Digital Marketing Redux   //   November 2, 2023

How generative AI is powering new advertising tools from platforms like Google

Every major ad platform is releasing AI tools to help streamline ad campaign creation and help brands create more variations of creative assets.

This week, Google rolled out its AI-powered Product Studio, a set of generative AI product imagery tools, to all U.S. users of Google’s Merchant Center Next as well as the Google Shopify app, just in time for brands to create assets for their holiday campaigns. Google first announced Product Studio back in May, which is designed to help merchants create different variations of product images and make small tweaks to a photo like improving the image resolution using generative AI within minutes. Brands start by uploading a core product image and then receive a text prompt to generate different background images from four choices. They can use these images on their Google listings or on their own e-commerce sites or social media campaigns.

Separately, last week, tech giant Amazon introduced a new generative AI ad tool in beta that generates lifestyle images based on a core product image. The tool can, for example, take an image of a toaster that appears on a kitchen counter and create an image with waffles popping out of the toaster, or next to other kitchen appliances.

Put together, tech companies are pitching these tools as a way for brands to generate higher conversion rates by creating more appealing imagery for ads, which in turn would fuel higher ad revenue growth for these platforms. “Brands will see an effect in terms of growing the revenue base that the advertising channels can capture with these tools,” Andrew Frank, vice president of research at Gartner, told Modern Retail.

This comes as these technology juggernauts vie for advertising dollars. During its third-quarter earnings last month, Amazon reported a 12% year-over-year increase in advertising revenue to $12 billion. While Alphabet’s ad revenue grew 9% to $59.6 billion in this most recent third quarter.

As Frank sees it, these tech companies have an interest in removing barriers for small- to mid-sized businesses to participate in the advertising ecosystem. Specifically, they want to ramp up more productivity in terms of creation of content he added. “One of those barriers has always been creative production costs. By eliminating that they are certainly inspiring the long tail market to participate more in these kinds of campaigns and hence, they’re growing the size of the market,” said Frank.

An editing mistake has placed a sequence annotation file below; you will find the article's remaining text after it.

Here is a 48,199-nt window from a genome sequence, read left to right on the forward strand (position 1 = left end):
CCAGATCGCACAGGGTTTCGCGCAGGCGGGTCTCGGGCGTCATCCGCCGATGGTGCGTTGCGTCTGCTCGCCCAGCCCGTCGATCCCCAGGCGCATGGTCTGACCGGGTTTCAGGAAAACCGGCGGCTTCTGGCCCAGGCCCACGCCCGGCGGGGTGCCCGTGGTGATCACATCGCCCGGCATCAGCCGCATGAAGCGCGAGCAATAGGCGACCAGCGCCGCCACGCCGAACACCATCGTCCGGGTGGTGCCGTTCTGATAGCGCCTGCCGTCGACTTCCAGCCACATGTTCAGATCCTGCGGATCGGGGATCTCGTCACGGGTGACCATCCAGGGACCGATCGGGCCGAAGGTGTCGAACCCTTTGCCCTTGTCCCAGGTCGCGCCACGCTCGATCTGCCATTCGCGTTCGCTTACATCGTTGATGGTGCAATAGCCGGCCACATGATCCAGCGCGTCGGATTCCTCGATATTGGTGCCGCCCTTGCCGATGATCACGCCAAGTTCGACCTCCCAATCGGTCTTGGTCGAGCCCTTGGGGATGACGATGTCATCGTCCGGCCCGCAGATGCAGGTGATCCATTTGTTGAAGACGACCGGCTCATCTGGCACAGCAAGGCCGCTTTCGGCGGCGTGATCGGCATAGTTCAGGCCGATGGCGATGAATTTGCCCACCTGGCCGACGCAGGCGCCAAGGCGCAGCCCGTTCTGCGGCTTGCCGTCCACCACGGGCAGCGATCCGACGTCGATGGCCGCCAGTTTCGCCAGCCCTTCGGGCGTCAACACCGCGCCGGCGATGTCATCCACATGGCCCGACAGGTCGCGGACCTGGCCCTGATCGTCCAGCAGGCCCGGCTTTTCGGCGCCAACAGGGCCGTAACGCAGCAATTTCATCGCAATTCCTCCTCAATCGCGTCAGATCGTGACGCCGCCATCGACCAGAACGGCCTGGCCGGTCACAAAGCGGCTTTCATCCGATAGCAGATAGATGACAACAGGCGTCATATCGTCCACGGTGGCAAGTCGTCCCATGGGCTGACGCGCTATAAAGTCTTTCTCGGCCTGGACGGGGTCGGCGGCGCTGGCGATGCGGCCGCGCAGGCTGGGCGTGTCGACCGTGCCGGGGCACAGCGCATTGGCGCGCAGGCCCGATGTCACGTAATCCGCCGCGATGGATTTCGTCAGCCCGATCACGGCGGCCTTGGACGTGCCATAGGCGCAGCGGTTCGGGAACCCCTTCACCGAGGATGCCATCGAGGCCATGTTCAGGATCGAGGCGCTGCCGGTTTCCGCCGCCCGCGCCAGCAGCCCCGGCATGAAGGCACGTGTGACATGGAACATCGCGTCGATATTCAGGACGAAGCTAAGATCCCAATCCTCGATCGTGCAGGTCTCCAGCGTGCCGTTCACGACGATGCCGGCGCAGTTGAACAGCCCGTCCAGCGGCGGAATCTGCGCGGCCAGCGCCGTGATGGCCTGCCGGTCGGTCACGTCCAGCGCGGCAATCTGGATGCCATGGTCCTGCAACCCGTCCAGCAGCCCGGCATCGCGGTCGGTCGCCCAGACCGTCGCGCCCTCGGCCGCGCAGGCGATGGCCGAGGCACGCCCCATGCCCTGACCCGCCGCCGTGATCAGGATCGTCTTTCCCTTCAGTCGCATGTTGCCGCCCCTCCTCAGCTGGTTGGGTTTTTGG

The platforms see an opportunity to make it easier for brands to produce better imagery. Matt Madrigal, vice president and general manager for merchant shopping at Google, said Google’s generative AI platform, which is integrated into the Merchant Center creation flow, gives both merchants and agencies the ability to create new scenes, new backgrounds from existing assets. “We wanted to make this technology accessible to merchants of all sizes and really lower the barrier to entry to create these images,” said Madrigal. Google’s Merchant Center Next gives brands control over how their products appear on Google. Merchant Center is the interface where online retailers can upload their product data and information related to their e-commerce store including images etc.

Other use cases of Google’s Product Studio include removal of certain backgrounds based on a core product image, and it also has the ability to increase and improve image resolution for existing assets, said Madrigal.

Beyond the ability to create these new assets, Madrigal said Product Studio is very powerful because it’s integrated into the workflow. “You select the image, and it’s automatically updated, for example, in your feed that powers your product listing ads, as well as your free listings,” he said.

Google ran a beta test with brands like DoppleTree, Big Spoon Roasters and Glow Boost that tested Product Studio this past May. Madrigal said these brands were able to generate these images and launch them on their own e-commerce site or through different marketing campaigns in a matter of minutes, as opposed to days and weeks.

There are, however, some potential pitfalls. Frank pointed out that while adopting these AI tools, brands should be aware that it’s easy for their rivals to use them to create knockoff images. “It’s not only about creating more content for your own brand but making sure that the content that’s being created by their competitors and detractors isn’t having a negative effect on your brand,” he said.

Ultimately, Frank said, as more and more brands have access to these tools it could force them to think more strategically about how they’re differentiating from all of the other brands in their categories to avoid clutter.

“We can’t just have all the brands look the same, because they use the same tools and they have the same strategy, then eventually everything becomes a price competition,” Frank said. “They’re going to have to think more strategically about differentiation and brand messaging, as opposed to simply showcasing their products.”